New Orleans may be considered the Mardi Gras capital of the world, but did you know that the first Mardi Gras celebration actually happened right here in Alabama? In 1703, French pioneers at Twenty-Seven Mile Bluff, the first settlement of Mobile, threw the first official Carnival celebration. The Azalea City has been rocking and rolling with weeklong Mardi Gras celebrations ever since. If you can’t make it down for the parades and parties this year, don’t fret. Local businesses and restaurants all over the state let the good times roll all month long. Here are seven places in Alabama to visit when you’re ready for a little Cajun revelry.
This funky little po’boy shop in Birmingham’s charming Forest Park neighborhood will instantly transport you to the New Orleans French Quarter. Housed in a pastel pink clapboard house with Saints memorabilia covering the walls and beads strewn all over its wrought-iron fence, the vibes are like a little slice of the Big Easy. Order a roast beef debris po’boy or spring for the garlicky, gingery Viet Cajun Seafood po’boy with Breaux Bridge crawfish and Gulf shrimp on Leidenheimer bread. A rotating menu of frozen cocktails and daiquiris provide the perfect complement to your salty, hot sauce-laden sandwich.
Mo’bay Beignet Co. (Multiple locations)
Nothing says “Laissez bon temps rouler!” like a morsel of fried dough doused in powder sugar. If you can’t make it to Café Du Monde’s iconic patio, one of Mo’bay Beignets numerous Alabama locations (Tuscaloosa, Orange Beach, Auburn, Mobile, Saraland) should do the trick. The shop sells just two things: beignets and coffee. You can choose to have your joe as the traditional café au lait, in a coffee and chicory blend, or a pecan praline blend. Don’t forget a tiny cup of buttercream or cinnamon syrup to put your sweet treat that much more over the edge.
Mobile Carnival Museum (Mobile)
Mobile is teeming with places that are sure to put you in the Mardi Gras spirit. Just walking by the iconic fountain in Bienville Square or passing by the romantic Malaga Inn are enough to have you dreaming in gold, green, and purple. However, if you want to get to the heart of the party, a visit to the Mobile Carnival Museum is a must. The historic Bernstein-Bush house has been headquarters for Mobile’s Mardi Gras history since 2005. Inside you’ll find all the makings of Mardi Gras, from life-size floats and ornate gowns, robes, and crowns to sequined masks and beads in every shape, size, and color.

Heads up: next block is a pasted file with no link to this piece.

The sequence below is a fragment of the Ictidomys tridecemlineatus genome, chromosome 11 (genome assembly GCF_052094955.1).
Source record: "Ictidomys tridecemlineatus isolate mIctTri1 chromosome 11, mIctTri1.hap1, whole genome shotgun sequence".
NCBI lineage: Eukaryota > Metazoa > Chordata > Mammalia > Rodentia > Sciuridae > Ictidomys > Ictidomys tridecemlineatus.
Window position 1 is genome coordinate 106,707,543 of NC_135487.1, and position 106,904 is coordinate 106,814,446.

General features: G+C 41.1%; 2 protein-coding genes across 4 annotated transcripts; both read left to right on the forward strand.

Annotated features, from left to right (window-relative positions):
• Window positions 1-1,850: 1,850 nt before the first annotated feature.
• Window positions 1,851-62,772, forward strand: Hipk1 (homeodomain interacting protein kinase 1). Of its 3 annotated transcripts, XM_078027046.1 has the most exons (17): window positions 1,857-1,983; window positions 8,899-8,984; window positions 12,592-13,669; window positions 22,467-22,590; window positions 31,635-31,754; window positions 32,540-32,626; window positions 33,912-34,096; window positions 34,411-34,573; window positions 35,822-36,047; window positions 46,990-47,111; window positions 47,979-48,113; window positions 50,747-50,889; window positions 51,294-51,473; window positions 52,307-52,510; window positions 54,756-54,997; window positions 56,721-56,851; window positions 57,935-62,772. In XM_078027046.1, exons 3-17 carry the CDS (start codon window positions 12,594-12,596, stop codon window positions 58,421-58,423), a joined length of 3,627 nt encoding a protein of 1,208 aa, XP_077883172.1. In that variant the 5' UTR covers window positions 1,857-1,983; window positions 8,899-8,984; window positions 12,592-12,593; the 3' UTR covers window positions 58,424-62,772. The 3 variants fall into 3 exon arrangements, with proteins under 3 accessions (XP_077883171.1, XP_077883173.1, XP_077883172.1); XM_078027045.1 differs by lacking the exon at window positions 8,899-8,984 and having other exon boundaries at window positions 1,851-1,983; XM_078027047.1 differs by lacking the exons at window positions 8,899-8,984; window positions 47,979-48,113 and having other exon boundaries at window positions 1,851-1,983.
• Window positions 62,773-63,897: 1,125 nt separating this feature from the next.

Mr. PoBoy (Gurley)
After 15 years working in notable New Orleans restaurants, then a stint in New York City working under Michelin-starred chef April Bloomfield, Paul Alford brought his talents to the Yellowhammer State by opening Mr. PoBoy in Gurley (located about 20 minutes from Huntsville). Pop into his cozy dining room and get ready for your taste buds to thank you. The menu features everything from a traditional blackened catfish po’boy to cheddar-jalapeno cornbread crusted Duroc pork loin with brown butter sweet potatoes and granny smith butter sauce. Be sure to save room for the restaurant’s signature bread pudding, too!
The Seafood Bistro (Montgomery)
Mobile natives Paul and Jessica Do bring a taste of their upbringings on the Alabama coast to Alabama’s capital at Seafood Bistro. Their popular restaurant started inside a gas station before expanding to a bigger location with a dining room. You might be tempted to order everything on the menu. We recommend starting with Jess’s NOLA Style BBQ Shrimp and Paul’s Cajun-ish Gumbo, then going all-in on the seafood, whether you prefer it stuffed into a po’boy, fried and crispy on a platter, or seasoned and spicy in a boil.
Tim’s Cajun Kitchen (Huntsville)
After three decades in the Rocket City, Tim’s Cajun Kitchen is as beloved as ever. The laidback eatery serves nearly every Cajun or Creole specialty imaginable. From gumbo and jambalaya to Cajun crab legs, deep-fried alligator, and boudin, you won’t leave wanting for anything. Inside the eclectic eatery, you’ll find a wood-paneled walls, garland and beads strung up year round, and plenty of homegrown character to keep you busy until the food arrives at your table.
Panini Pete’s Café & Market (Fairhope)
Pete Blohme is something of a celebrity around these parts. His four restaurant concepts in South Alabama are all wildly successful, with folks visiting from all over the country to try his unique takes on Cajun cuisine. At Panini Pete’s, sandwiches are the name of the game. The café’s muffuletta was named one of the 100 Things to Eat in Alabama Before You Die by the Alabama Tourism Department, but there’s plenty more where that came from. Don’t leave without ordering a basket of Pete’s special beignets—served with a squeeze of lemon. Trust us, it works!